We’ve all tried to get out of something before, whether it’s trouble or plans we didn’t mean to make. Usually, we go about as far as a ‘sorry, can’t come!’ A recent discovery led to a story even bigger than the hilariously large historical tome where it was found.
Image Via The Guardian
Historians recently discovered a handwritten note in the margins of a heavy business register, a reminder from archbishop William Melton to “warn Joan of Leeds, lately nun of the house of St Clement by York, that she should return to her house.” Seems like William Meltdown should have minded his own business instead of minding Joan’s. But people were a little repressed in 1318, and so he wrote another: according to the archbishop, Joan had “impudently cast aside the propriety of religion and the modesty of her sex” to pursue the sin of carnal lust. Since we assume she’ll be joined by plenty of others this upcoming Valentine’s Day, that doesn’t sound so bad. But it gets worse—also cooler.
Our new hero Joan cast aside the modesty of her sex and hurled it into an empty grave, along with a fake corpse that would ensure nobody asked any questions. Of course, we have plenty of questions: how did you become so iconic, Joan!?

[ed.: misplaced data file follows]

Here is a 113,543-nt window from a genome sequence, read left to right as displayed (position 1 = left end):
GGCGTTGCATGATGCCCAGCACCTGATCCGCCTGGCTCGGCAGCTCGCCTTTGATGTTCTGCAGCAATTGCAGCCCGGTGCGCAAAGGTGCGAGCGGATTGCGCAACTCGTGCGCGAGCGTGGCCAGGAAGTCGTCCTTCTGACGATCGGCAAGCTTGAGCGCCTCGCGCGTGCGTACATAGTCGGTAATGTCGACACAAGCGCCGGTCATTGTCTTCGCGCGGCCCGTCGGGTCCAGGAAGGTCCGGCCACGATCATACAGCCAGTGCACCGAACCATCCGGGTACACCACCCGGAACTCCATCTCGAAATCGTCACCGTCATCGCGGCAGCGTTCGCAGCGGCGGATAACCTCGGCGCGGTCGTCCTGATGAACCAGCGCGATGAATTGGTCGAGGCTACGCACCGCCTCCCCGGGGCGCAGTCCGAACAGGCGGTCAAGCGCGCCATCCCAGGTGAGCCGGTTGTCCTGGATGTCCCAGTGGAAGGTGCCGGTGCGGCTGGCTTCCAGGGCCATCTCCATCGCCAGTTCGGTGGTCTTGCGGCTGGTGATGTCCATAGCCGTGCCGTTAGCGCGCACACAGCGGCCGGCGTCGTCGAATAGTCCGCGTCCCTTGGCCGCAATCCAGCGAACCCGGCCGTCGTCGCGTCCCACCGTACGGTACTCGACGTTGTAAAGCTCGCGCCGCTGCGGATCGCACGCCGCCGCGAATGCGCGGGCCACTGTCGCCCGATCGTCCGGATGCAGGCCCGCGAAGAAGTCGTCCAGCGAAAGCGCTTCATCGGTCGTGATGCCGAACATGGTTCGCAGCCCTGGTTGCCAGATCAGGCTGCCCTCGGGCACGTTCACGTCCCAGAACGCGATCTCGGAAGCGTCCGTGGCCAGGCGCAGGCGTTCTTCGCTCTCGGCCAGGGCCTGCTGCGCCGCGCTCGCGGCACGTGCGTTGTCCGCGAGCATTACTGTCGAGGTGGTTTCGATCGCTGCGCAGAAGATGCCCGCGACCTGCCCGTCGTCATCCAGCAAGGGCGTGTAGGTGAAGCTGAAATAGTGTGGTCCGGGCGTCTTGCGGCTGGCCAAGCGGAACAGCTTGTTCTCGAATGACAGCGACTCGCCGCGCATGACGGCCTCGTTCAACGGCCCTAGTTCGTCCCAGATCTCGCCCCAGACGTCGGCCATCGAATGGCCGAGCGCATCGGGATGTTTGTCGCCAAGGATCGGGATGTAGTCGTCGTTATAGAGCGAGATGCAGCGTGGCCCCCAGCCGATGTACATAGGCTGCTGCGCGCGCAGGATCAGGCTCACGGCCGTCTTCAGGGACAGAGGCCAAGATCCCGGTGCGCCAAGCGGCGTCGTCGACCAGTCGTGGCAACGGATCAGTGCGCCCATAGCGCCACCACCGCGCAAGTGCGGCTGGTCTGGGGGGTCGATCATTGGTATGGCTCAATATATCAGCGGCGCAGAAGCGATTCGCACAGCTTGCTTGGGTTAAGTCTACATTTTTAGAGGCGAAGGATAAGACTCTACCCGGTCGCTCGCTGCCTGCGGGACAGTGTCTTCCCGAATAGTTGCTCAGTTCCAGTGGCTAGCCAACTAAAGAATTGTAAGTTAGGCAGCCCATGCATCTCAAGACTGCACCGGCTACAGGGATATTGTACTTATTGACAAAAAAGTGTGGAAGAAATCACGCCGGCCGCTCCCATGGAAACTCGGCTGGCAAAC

Melton, as you might have expected, was not quite so impressed:
Out of a malicious mind simulating a bodily illness, she pretended to be dead, not dreading for the health of her soul, and with the help of numerous of her accomplices, evildoers, with malice aforethought, crafted a dummy in the likeness of her body in order to mislead the devoted faithful and she had no shame in procuring its burial in a sacred space amongst the religious of that place.
We wish we knew exactly what she’d used to make the dummy corpse—it could be useful next time we have a rough day at work or a particularly nasty term paper (so, any term paper at all). Unfortunately, since many records did not survive, we’ll never know whether or not our beloved Sister Joan ever got some. That doesn’t mean there isn’t more to this story.
Many understandably suspect that most people leaving the clergy did so because of the whole celibacy issue. Historians note that many took the cloth in their teen years (so, their Medieval thirties?) and, later in their brief, shower-less lives, didn’t retain the same beliefs and motivations. But there were other, graver reasons.
IMAGE VIA hISTORY tODAY
While it is entirely possible that Sister Joan did leave the abbey to pursue her carnal lust, celibacy wasn’t the only turn-off when it came to a religious existence. Though the Black Death reached its devastating peak from 1347 – 1351, life with the Church had always been a relatively dangerous one—and not just in the metaphoric, spiritual sense. Since the priesthood was responsible for visiting the sick and offering last rites (and since doctors mostly existed to tell you just how dead you were), nuns were at risk of contracting incurable infections.
Whatever Joan’s reasons, we’re glad to know what we have to assume are the most exciting parts of her story.
Featured Image Via Pictame